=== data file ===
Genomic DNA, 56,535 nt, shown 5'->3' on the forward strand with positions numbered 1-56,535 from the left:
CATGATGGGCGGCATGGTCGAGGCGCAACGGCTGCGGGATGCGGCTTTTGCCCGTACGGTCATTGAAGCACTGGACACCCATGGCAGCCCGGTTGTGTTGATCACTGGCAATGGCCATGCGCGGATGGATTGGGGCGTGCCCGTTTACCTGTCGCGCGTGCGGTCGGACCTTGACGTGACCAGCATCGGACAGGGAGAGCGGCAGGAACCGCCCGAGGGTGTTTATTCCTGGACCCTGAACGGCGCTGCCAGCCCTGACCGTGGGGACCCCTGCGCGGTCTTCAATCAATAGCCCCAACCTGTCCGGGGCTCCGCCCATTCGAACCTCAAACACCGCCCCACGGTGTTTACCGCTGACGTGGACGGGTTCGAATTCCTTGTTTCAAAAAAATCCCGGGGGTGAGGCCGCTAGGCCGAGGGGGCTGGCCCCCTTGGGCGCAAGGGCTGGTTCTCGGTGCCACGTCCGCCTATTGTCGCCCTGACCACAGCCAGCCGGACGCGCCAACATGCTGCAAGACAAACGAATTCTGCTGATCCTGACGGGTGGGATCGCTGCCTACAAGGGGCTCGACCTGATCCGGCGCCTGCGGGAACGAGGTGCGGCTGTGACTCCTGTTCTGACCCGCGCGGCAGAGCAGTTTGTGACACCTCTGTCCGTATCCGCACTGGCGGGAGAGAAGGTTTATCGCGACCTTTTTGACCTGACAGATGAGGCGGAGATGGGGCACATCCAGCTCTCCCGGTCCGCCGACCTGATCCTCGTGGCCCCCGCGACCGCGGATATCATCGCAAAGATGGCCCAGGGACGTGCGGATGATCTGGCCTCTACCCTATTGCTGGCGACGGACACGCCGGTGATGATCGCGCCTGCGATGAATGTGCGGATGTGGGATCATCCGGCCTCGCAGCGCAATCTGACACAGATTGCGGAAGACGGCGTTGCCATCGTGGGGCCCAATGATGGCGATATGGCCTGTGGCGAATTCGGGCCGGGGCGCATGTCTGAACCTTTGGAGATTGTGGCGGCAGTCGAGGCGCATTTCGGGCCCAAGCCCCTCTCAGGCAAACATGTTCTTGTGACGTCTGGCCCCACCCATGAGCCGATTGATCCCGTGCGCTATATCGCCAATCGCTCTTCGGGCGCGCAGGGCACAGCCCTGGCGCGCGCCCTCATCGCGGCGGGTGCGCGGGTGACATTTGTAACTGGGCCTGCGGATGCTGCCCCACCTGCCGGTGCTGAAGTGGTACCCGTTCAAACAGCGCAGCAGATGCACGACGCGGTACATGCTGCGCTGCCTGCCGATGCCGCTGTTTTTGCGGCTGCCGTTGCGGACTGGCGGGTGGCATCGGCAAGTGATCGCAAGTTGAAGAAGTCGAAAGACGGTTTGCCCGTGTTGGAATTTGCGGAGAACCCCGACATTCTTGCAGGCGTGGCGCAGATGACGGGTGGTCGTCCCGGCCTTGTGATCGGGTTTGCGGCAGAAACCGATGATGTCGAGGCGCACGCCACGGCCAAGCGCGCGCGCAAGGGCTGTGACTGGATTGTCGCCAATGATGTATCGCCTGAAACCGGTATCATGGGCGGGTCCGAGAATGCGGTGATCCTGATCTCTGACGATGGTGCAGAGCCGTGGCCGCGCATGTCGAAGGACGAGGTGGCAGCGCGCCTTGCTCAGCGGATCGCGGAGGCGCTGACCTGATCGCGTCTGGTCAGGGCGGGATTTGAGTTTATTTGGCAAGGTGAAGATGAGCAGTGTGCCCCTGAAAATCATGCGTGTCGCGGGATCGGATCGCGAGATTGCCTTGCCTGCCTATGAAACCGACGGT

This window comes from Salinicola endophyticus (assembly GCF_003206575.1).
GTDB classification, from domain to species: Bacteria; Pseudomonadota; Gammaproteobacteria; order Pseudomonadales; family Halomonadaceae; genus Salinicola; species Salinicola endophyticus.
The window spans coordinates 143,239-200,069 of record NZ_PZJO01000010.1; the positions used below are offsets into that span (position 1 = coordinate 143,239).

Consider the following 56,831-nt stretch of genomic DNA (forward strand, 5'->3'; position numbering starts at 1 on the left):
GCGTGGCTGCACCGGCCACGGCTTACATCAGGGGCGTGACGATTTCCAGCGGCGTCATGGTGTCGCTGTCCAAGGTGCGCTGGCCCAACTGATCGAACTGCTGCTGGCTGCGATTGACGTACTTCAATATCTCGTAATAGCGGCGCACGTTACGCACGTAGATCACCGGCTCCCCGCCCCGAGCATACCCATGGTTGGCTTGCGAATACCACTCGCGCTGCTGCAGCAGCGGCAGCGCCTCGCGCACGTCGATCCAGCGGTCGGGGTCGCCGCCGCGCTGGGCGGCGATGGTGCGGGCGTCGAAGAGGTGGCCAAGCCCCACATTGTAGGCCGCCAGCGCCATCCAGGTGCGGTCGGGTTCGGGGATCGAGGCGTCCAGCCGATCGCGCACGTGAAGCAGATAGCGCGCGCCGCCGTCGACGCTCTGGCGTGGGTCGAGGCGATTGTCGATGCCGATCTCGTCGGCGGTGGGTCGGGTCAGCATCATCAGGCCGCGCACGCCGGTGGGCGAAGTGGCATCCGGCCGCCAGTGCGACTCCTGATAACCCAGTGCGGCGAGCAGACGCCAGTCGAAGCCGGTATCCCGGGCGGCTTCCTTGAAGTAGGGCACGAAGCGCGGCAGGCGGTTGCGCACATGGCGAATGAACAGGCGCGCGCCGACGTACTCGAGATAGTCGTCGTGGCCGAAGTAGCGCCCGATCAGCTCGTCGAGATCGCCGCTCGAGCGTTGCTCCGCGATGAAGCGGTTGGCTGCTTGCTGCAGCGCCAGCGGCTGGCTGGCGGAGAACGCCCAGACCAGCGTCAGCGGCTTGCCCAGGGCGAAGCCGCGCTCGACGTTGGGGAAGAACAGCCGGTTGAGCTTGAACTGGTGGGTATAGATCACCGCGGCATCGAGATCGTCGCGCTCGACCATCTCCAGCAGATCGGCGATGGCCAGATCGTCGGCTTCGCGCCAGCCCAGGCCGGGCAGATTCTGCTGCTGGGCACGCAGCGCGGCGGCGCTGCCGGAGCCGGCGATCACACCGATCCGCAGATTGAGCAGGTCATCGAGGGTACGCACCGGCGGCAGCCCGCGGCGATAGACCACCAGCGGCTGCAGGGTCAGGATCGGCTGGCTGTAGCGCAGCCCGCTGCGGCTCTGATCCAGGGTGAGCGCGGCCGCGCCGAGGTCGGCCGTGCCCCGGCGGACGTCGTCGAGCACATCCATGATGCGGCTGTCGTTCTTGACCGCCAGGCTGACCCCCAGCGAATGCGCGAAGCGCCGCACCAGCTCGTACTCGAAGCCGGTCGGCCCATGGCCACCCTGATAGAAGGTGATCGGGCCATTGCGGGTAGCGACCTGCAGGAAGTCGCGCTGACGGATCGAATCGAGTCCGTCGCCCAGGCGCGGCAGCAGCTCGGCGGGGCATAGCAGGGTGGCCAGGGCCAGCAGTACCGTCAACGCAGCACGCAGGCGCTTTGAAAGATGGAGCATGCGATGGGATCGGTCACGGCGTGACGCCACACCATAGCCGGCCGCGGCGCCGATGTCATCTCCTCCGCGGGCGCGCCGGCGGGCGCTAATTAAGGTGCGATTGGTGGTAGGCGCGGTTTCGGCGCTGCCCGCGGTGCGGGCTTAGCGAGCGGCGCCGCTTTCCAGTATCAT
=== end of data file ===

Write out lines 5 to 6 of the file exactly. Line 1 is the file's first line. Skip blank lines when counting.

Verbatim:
The window spans coordinates 143,239-200,069 of record NZ_PZJO01000010.1; the positions used below are offsets into that span (position 1 = coordinate 143,239).

Consider the following 56,831-nt stretch of genomic DNA (forward strand, 5'->3'; position numbering starts at 1 on the left):